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    Agreeing to disagree is polite. Throwing insults is not. @std tank please note.
     
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  11. toplight

    toplight Well-Known Member

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    I understand LMS locos had the drawbar and then safety chains as a backup between the loco and tender. When the Britannias were first build they decided not to bother fitting the safety chains and only rely on the drawbar, However, there was some incident somewhere on the London to Norwich line early on in their life where the Engine and Tender came apart on a passenger train due to the pin or drawbar failing and the loco split from its tender and train. Fortunately the crew were fine as the cab goes over the top of the tender so they didn't fall out and were able to stop.

    Cant recall where I read about it (probably a railway mag) or which loco it was, but it led to a hasty modifications to them so it wouldn't happen again, presumably going back to LMS practice by fitting safety chains in case of failure as had been the previous practice.
     
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  12. Johnb

    Johnb Nat Pres stalwart

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    It’s a well recorded incident, it was in August 1957 and involved 70012 John of Gaunt. The loco broke away at about 70 mph near Diss, the severing of the vacuum pipe brought the engine and train to a rapid halt it left the loco with no brake, it was finally stopped by using the reverser. There was a similar incident a few months later but the broken pin only dropped out as the train came to a halt at Liverpool St.
     
    Last edited: Oct 27, 2023
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  13. LMS2968

    LMS2968 Part of the furniture

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    Not chains but two solid, although thinner, bars. Did the same job though.
    [​IMG]
     
  14. Jimc

    Jimc Part of the furniture

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    Something Stanier brought from Swindon?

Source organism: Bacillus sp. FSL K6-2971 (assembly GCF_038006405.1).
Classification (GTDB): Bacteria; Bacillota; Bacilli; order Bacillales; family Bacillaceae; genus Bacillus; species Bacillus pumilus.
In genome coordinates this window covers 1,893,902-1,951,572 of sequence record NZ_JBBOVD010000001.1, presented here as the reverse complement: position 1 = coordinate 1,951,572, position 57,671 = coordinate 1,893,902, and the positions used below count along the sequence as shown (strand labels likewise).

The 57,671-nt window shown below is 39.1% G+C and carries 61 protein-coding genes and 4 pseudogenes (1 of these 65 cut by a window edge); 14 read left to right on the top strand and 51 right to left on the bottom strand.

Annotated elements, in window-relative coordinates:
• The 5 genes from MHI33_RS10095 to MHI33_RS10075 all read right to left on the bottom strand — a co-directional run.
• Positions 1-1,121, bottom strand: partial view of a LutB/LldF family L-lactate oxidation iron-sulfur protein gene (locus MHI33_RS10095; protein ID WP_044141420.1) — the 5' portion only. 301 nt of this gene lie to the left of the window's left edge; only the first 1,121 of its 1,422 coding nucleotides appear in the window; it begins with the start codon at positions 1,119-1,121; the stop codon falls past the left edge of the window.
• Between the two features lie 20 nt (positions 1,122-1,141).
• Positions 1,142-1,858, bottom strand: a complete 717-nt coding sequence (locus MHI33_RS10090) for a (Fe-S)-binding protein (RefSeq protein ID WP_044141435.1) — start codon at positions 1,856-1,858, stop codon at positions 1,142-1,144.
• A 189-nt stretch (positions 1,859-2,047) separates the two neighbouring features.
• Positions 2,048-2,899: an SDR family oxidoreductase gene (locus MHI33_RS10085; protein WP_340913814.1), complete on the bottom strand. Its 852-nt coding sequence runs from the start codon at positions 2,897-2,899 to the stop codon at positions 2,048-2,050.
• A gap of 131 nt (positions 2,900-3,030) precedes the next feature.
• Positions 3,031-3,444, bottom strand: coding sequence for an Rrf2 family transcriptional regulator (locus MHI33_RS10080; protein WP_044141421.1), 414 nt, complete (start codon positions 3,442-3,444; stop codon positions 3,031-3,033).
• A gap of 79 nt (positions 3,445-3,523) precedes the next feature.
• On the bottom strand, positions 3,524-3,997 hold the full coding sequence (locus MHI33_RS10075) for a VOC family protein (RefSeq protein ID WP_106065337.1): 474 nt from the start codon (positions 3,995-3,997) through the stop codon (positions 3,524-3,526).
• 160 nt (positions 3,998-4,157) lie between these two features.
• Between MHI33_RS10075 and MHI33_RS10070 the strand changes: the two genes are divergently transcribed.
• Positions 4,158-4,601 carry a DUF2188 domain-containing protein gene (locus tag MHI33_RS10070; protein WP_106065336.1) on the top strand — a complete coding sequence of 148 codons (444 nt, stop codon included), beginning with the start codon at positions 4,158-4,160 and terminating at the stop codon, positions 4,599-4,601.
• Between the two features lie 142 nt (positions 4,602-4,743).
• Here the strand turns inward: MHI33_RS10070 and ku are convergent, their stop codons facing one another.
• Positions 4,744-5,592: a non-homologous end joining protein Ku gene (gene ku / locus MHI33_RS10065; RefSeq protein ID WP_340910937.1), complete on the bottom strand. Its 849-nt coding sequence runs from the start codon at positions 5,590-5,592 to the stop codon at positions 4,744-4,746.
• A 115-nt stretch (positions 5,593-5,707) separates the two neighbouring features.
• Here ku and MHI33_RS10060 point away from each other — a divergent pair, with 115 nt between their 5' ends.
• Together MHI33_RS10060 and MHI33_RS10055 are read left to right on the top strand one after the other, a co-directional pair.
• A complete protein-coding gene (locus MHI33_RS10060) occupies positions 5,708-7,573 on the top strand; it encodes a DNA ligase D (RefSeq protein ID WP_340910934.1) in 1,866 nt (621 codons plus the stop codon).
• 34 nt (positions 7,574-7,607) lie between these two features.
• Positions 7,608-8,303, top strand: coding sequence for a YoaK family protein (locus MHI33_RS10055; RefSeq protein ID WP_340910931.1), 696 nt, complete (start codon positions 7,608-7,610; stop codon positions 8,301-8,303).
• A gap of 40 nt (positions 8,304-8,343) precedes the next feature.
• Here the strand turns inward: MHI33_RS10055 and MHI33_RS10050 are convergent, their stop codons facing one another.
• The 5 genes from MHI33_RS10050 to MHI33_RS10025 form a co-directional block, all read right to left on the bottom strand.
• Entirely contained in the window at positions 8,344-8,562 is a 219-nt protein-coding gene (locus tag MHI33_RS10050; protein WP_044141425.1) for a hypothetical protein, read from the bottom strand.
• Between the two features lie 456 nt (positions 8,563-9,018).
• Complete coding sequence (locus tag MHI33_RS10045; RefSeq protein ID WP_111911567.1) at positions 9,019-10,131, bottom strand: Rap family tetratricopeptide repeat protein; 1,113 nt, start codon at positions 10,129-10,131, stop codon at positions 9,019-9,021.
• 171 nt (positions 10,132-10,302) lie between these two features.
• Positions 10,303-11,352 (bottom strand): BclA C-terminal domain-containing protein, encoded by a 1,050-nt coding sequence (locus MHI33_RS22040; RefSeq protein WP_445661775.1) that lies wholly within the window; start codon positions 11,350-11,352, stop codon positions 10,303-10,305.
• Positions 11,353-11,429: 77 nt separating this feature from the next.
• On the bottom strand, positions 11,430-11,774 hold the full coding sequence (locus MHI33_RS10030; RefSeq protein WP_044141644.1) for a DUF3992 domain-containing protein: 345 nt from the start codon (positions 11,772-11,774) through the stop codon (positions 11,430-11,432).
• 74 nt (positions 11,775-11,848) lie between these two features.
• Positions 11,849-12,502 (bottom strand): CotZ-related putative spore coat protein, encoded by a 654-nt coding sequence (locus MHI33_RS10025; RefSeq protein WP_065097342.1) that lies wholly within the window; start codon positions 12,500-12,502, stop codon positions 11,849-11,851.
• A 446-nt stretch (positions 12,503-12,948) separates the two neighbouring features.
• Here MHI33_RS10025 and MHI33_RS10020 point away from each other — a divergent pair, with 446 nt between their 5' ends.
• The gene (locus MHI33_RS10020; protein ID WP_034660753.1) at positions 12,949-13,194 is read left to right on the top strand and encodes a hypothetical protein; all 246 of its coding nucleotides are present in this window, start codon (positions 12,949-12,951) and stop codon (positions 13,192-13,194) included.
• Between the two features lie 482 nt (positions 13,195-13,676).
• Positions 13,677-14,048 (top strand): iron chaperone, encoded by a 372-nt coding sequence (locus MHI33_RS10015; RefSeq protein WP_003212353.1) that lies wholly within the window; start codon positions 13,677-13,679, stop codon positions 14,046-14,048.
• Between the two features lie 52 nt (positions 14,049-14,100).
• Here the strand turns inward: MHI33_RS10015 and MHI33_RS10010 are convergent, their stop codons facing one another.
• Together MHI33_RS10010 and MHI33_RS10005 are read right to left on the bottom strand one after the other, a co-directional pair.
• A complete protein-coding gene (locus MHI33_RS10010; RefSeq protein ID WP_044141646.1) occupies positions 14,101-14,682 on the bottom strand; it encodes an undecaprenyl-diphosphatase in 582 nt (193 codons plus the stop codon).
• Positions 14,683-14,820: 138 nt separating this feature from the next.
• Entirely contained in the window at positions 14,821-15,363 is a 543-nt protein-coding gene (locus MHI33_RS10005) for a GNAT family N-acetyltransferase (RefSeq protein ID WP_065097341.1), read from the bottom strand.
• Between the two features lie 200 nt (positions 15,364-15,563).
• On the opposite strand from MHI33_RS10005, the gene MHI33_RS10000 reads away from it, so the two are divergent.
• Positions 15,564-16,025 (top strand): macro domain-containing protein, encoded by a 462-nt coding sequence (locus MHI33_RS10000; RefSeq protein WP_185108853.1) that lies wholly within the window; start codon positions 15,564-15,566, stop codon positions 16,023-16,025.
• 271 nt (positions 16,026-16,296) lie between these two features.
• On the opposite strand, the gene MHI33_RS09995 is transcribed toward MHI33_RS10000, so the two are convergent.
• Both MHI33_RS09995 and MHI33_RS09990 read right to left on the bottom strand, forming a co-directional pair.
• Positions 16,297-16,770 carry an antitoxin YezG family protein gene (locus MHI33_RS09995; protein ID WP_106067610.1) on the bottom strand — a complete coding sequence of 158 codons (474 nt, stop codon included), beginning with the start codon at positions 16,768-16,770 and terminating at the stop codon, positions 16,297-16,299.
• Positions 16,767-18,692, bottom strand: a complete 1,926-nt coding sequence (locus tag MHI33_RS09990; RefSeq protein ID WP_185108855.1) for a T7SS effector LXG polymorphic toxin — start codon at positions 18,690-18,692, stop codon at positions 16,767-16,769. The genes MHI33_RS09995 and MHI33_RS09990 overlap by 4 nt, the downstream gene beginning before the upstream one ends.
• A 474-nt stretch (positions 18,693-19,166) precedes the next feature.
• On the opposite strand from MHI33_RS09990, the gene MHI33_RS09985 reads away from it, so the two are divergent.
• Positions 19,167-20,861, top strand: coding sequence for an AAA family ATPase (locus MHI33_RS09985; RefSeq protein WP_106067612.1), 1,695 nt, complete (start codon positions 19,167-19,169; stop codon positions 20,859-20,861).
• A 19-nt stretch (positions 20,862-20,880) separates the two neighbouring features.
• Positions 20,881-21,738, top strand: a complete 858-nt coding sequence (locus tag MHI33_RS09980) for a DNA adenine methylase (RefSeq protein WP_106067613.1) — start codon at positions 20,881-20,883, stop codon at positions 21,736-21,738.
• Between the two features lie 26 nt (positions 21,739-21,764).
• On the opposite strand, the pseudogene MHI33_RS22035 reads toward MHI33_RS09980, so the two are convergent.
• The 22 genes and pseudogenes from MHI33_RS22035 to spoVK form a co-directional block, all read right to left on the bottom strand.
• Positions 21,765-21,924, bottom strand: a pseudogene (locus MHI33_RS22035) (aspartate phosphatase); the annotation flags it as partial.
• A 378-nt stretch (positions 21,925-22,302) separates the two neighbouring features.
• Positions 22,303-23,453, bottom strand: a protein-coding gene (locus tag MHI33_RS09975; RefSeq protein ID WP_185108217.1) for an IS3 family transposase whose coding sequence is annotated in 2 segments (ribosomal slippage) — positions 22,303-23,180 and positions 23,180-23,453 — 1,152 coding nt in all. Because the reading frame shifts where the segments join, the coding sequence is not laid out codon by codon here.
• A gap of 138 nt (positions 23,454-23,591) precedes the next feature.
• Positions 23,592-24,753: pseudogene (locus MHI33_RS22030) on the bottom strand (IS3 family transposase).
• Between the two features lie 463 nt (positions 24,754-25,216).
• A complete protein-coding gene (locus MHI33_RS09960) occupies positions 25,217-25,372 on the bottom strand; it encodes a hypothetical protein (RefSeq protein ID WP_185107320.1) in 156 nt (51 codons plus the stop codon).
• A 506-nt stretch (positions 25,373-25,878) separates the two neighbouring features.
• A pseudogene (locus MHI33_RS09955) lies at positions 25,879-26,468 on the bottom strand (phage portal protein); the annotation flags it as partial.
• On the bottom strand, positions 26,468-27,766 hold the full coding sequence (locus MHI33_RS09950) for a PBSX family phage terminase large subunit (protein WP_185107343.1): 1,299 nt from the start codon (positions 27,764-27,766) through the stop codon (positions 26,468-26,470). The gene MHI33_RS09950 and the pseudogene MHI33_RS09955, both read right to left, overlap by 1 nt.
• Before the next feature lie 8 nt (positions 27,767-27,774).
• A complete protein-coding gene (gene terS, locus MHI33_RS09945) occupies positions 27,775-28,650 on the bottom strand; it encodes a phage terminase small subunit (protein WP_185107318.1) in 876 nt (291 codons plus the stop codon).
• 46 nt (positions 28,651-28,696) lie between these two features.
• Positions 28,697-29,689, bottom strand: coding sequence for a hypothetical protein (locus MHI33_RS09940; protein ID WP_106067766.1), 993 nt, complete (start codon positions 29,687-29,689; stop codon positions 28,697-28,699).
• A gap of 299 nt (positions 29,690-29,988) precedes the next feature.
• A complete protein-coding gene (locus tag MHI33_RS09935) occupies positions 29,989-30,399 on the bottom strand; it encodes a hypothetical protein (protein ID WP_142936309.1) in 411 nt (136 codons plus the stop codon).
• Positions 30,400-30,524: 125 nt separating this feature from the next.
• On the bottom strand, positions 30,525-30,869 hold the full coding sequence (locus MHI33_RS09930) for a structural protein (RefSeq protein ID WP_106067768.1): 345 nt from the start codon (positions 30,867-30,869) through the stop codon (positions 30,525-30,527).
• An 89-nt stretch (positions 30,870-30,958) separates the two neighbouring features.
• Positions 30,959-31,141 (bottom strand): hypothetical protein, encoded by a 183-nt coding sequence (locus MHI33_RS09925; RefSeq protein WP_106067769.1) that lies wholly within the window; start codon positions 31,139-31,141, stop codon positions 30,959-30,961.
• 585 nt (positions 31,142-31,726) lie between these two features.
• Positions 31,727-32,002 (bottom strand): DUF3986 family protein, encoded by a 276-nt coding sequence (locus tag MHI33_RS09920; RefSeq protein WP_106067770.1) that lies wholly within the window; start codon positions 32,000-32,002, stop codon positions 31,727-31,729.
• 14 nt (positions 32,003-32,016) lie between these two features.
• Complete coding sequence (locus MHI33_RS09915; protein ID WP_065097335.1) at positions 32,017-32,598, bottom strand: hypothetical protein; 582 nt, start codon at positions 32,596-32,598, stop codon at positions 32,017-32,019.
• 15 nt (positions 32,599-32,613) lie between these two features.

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  15. LMS2968

    LMS2968 Part of the furniture

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    I don't think so; the Horwich Crabs were the same. I don't know about Derby or Crewe though.
     
  16. std tank

    std tank Part of the furniture

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    Derby M.R. and L.M.S. 0-6-0s were fitted with them.
     
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  17. daveannjon

    daveannjon Well-Known Member

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    As an aside I was fortunate enough to have corresponded with Bill Harvey in the 80s and he told me that his book 60 Years in Steam had about 70 thousand words but he had actually written about 200 thousand. I wonder what happened to the unpublished manuscript?
    Dave
     
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  18. Bill2

    Bill2 New Member

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    Should be brought the tender and train to a rapid halt, As stated the locomotive had no brake as it was not possible to isolate the steam conection to the tender brake.
     
  19. peckett

    peckett Member

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    The same thing happened on a St Pancras to Manchester central train somewhere near Chapel el Frith, about 1960 .Can't remember the loco number ,I'm going from memory .It was doing about 70mph at the time .The steam brake on the loco does work in situation's like this but only at very reduced pressure.
     
  20. std tank

    std tank Part of the furniture

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    From 1954 a Klinger stop cock was fitted to the tender brake steam supply just below the steam brake atomiser, which was positioned in the driver's pedestal. So it would be possible to shut off the steam supply in the case of a split between the loco and tender. That, of course, would be dependent on the loco being fitted with the stopcock.